April-May 2017

Do You Really Need That Audit?

Many charities are under the impression that for them an audit is mandatory. Unfortunately, we are coming across many cases where organisations have received incorrect advice about this from places who really should know the law.

There is no legal obligation to have an audit or any other form of assurance for any not-for-profits with three exceptions:

  1. You are a Registered Charity with operating expenditure of more than $500,000 in both the previous two years (the expenditure in the present year does not matter); or
  2. Your entity is publicly accountable within the definition of the Financial Reporting Act 2013. This applies to only a small handful of not-for-profits; or
  3. Your own constitution, Trust Deed or other Rules say you must have an audit.

Only if one of three situations applies to you is there a legal obligation to get assurance. The majority of not-for-profits does not.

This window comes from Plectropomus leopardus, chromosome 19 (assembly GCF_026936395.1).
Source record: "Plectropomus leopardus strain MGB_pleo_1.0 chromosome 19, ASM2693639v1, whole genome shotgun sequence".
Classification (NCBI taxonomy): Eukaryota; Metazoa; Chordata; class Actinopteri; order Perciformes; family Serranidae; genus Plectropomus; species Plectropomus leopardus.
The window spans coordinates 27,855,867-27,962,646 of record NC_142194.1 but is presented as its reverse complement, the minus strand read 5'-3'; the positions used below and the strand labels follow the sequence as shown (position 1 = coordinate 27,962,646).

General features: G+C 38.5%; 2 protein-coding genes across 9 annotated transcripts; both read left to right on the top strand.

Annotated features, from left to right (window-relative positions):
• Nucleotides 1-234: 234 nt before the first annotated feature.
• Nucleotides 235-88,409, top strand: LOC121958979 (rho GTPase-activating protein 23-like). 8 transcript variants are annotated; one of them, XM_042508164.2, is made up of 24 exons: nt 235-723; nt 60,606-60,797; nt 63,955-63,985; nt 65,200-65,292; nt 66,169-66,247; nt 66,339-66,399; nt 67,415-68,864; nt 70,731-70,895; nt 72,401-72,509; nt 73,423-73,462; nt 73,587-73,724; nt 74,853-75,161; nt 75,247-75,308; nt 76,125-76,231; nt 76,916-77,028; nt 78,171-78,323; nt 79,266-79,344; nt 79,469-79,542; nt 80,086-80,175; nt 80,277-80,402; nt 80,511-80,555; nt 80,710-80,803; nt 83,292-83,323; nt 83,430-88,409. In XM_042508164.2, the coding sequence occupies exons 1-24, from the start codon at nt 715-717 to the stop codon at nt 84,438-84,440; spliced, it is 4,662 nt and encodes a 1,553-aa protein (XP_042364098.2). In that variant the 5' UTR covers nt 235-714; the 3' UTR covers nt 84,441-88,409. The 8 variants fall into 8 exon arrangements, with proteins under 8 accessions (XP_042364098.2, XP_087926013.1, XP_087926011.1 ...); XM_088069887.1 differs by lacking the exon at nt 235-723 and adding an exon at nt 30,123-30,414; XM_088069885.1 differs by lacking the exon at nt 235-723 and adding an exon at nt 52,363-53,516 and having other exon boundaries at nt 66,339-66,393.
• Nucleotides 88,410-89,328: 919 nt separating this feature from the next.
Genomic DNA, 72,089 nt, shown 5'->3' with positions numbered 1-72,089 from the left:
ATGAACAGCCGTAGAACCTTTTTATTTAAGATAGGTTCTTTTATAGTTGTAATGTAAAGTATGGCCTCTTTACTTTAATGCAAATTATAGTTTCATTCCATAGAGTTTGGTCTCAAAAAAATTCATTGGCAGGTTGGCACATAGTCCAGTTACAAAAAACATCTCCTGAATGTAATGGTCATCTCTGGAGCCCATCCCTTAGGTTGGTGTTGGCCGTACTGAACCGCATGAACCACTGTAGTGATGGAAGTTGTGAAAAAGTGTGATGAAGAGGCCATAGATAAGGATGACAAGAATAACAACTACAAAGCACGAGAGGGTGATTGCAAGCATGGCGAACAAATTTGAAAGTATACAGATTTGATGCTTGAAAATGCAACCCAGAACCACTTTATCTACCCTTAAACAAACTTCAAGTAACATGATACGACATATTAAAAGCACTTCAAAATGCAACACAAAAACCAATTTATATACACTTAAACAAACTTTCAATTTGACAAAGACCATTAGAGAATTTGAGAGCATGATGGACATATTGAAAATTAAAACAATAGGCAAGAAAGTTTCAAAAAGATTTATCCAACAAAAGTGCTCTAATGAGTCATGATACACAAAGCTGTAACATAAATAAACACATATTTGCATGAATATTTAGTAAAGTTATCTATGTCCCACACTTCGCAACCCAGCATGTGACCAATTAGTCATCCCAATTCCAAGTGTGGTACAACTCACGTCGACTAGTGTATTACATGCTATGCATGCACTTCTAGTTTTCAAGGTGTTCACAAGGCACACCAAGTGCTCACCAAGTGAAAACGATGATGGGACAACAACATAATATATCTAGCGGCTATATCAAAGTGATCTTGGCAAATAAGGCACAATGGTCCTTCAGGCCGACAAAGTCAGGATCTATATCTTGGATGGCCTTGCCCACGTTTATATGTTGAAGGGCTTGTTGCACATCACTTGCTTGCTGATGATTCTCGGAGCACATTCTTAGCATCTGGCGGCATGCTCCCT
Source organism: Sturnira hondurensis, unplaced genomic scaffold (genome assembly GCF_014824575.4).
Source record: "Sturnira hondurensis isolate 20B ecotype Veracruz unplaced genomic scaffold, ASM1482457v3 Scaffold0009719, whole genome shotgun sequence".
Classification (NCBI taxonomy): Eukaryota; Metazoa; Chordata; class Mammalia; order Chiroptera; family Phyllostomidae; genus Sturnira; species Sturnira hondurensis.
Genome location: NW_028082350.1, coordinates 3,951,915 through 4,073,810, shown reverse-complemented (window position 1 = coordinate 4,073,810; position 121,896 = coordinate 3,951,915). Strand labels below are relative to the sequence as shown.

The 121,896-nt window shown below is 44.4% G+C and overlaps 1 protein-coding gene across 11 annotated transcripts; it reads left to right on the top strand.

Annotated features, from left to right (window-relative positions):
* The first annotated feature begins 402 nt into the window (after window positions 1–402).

There is a further misconception that funders require audited Financial Statements, or that they prefer them, or that your application is looked on more favourably if they are supported by audited accounts.

Christchurch’s three major funders, Rata Foundation, Department of Internal Affairs (Lottery/COGS) and the Christchurch City Council all say that they do not require audited accounts where you have no legal obligation to have one done. It is CCA’s experience that these three funders do not in practice favour organisations with audited Statements. Outside Christchurch we know this is true of most Community Trusts that arose from the sale of Trust Bank and the Savings banks to overseas interests in the 1990s (such as our Rata Foundation), with the notable exception of Foundation North.

The majority of gaming machine trusts or societies also do not require audited accounts.

Government Funding sometimes comes with the requirement to have Financial Statements audited. This is true notably for the Ministry of Education.  However, the Ministry of Social Welfare and Ministry of Health tend to do their own (usually non-financial) audits with the organisations they fund. If you receive government funding, you will need to check your funding agreement.